PowerLine -> Tom Cotton and the future of Trumpism
PowerLine -> Tom Cotton and the future of Trumpism
- Tom Cotton and the future of Trumpism
- Losing the plot on free expression
- Self-help, Texas style: Stephen Willeford edition
- The New Yorker does Tom Cotton
- Thoughts About Mass Murder
|Tom Cotton and the future of Trumpism
Posted: 07 Nov 2017 02:54 PM PST
Last night, in a post about Tom Cotton, I suggested that the Senator might be one who, along with President Trump himself, helps “shape Trumpism into a functional, more traditionally conservative but still nationalistic approach to governing.” David Azerrad of the Heritage Foundation discusses the kind of synthesis I had in mind.
I don’t expect reform conservatives as a class to set aside their objections to Trump and align their policy agenda more closely with Trumpism — not unless and until Trump carries the day in the manner of Ronald Reagan.
However, Tom Cotton is a reform-minded conservative who, as far as I know, never had dogmatic objections to Trump and whose policy agenda is already fairly closely aligned with Trumpism in important, but not all, respects. That is why, to answer Jeffrey Toobin’s question, Tom Cotton may well be the future of Trumpism, at least in a best-case scenario.
By the way, the Azerrad article referenced above is part of an excellent three-part series for The American Spectator on the ideological clashes in America today. Part I, which deals with ideological clashes on the left, is here. Part II, which deals with such clashes with the Republican Party, is here.
I recommend all three parts.
|Losing the plot on free expression
Posted: 07 Nov 2017 09:31 AM PST
Shouting down a speaker is un-American. Kneeling during the playing of the National Anthem is anti-American. Giving the presidential motorcade the finger is as American as apple pie.
Yet, students who shout down speakers on college campuses typically receive no (or no meaningful) disciplinary action. Meanwhile, a woman who, while riding her bike, flipped off President Trump’s motorcade lost her job as a result.
Petula Dvorak of the Washington Post has the details on the firing of bird-flipper Juli Briskman. Dvorak seems like a hard leftist even by the Post’s standards, but I think she’s right about this matter.
America seems to be losing the plot when it comes to free expression. Given the central nature of that freedom, this is no small matter.
However, on the plus side, as I see it, the kneeling footballers have not been disciplined or required to stand.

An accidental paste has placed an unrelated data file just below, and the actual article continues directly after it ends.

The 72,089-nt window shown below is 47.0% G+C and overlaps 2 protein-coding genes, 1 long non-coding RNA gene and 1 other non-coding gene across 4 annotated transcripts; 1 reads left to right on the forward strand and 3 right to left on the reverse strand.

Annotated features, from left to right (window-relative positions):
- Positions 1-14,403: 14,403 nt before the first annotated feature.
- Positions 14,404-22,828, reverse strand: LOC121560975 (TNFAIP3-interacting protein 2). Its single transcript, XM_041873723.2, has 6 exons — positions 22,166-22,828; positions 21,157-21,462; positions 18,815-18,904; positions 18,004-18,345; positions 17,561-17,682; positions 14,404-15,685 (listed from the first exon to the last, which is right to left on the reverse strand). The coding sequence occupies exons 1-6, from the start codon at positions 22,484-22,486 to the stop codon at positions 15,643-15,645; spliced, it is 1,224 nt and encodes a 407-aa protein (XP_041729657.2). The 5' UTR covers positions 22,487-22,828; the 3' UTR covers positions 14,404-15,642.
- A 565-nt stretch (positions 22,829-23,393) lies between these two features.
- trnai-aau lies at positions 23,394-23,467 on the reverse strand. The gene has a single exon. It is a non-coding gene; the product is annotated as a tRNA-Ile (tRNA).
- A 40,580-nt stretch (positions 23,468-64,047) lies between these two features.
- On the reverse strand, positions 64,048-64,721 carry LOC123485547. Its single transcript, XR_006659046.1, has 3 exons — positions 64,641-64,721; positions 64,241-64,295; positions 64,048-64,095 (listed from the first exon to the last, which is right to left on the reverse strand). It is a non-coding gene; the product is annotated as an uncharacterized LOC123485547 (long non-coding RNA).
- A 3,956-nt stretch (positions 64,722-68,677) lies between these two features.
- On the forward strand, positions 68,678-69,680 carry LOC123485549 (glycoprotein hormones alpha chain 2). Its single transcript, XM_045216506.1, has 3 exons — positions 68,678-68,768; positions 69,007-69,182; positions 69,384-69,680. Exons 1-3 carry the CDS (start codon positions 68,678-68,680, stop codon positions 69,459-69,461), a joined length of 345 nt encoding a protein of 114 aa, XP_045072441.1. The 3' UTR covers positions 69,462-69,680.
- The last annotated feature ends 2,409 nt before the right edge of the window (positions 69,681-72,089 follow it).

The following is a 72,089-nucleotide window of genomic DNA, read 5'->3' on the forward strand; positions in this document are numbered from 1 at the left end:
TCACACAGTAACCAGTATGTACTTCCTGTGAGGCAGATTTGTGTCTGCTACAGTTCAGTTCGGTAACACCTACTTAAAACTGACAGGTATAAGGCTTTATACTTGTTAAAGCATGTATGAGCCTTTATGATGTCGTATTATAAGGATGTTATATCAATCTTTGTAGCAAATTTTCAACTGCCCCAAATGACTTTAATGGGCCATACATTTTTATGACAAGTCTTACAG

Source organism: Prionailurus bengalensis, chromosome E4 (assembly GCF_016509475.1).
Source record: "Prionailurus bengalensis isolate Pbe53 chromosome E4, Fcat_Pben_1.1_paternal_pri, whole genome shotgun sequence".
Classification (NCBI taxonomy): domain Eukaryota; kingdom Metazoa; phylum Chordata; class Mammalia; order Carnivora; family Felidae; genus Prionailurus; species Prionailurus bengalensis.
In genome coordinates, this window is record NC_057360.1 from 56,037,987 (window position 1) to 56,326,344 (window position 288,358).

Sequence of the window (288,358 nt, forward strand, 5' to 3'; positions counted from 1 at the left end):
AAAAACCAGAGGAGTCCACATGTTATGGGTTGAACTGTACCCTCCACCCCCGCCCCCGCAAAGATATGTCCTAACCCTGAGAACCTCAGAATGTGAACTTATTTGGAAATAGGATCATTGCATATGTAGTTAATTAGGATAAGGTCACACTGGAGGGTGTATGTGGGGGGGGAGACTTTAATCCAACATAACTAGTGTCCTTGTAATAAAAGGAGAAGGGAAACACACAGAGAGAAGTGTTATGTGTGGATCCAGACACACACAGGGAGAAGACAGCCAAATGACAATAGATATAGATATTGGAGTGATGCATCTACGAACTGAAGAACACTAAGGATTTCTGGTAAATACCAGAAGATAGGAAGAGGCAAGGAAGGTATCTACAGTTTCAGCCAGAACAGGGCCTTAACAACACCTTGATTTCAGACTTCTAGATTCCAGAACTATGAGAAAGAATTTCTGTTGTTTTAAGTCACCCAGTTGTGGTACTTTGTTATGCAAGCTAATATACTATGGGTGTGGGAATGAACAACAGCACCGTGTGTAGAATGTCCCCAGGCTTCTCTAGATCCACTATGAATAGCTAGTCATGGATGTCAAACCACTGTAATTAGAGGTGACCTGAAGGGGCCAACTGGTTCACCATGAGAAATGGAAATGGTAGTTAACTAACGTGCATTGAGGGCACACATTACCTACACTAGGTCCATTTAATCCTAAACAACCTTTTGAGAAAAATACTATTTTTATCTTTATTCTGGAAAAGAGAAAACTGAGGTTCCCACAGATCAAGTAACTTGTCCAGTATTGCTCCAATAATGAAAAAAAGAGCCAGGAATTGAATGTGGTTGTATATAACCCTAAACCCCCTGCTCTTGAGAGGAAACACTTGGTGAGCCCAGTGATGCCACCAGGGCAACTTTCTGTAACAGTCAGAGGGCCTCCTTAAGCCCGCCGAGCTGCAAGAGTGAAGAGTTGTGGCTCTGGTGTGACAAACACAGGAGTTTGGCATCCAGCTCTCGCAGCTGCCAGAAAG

|Self-help, Texas style: Stephen Willeford edition
Posted: 07 Nov 2017 02:55 AM PST
To learn the lessons of the Sutherland Springs massacre we must take into account the examples of Johnnie Longendorff and Stephen Willeford. In his column today, Rich Lowry calls them “two bystanders who refused to stand by.” Thank God, Willeford was within the sound of the massacre: “When Stephen Willeford, 55, heard of the shooting, he left his house barefoot with his AR-15 and started exchanging fire with Kelley outside the church. An expert shot, Willeford hit Kelley and reportedly aimed for the gaps on his body armor.”
I couldn’t find an interview with Willeford yesterday, but Steven Crowder tracked him down to get the story from the man himself (video below). It is instructive, inspirational and humbling all at the same time. More here.
|The New Yorker does Tom Cotton
Posted: 06 Nov 2017 09:43 PM PST
The New Yorker is running a piece by Jeffrey Toobin called “Is Tom Cotton the Future of Trumpism?” Toobin is a left-wing hatchet man. Ed Whelan has called foul on him several times, including here (for his treatment of Justice Scalia) and here (for his treatment of then-Judge Gorsuch). Adam White did so here.
Toobin’s treatment of Cotton is far from fair and balanced. Consider this ludicrous passage:
Tom certainly wasn’t calling for the literal “choking out” of Ayatollah Khamenei and I’m quite sure he wasn’t talking about inflicting such treatment on prisoners of war in Iraq, either.
In his article, Toobin compares Tom to the unemotional, analytical, literal-minded Mr. Spock of Star Trek. Yet, when it serves his purpose of making the Senator look bad, Toobin is the absurdly literal one.
During the time Tom was stationed near Washington, D.C., we got together once every month or two for drinks. The personality Toobin ascribes to Cotton isn’t the one I observed.
Toobin also blasts Cotton for the nature of his opposition to the lenient criminal sentencing reform legislation that made its way out the Senate Judiciary Committee in late 2015. Toobin writes:
Toobin fails to show, or even make an argument, that this was close to demagoguery. Marc Mauer, executive director of the Sentencing Project, conceded that “yes, [the legislation] would release some violent offenders.”
Readers of Toobin’s piece will spot other instances of unfairness, but let’s focus now on the question the author raises. Is Tom Cotton the future of Trumpism?
It’s clear from Toobin’s discussion of Cotton’s foreign policy views that, although Toobin may miss the fact, Cotton is not a down-the-line Trumpist. I’ve long thought, and probably written somewhere on Power Line, that Tom might well be the one to synthesize Trumpism and traditional conservatism.
This view may be outdated, though, because Trump himself seems to be working on that synthesis — with Tom’s help on certain issues.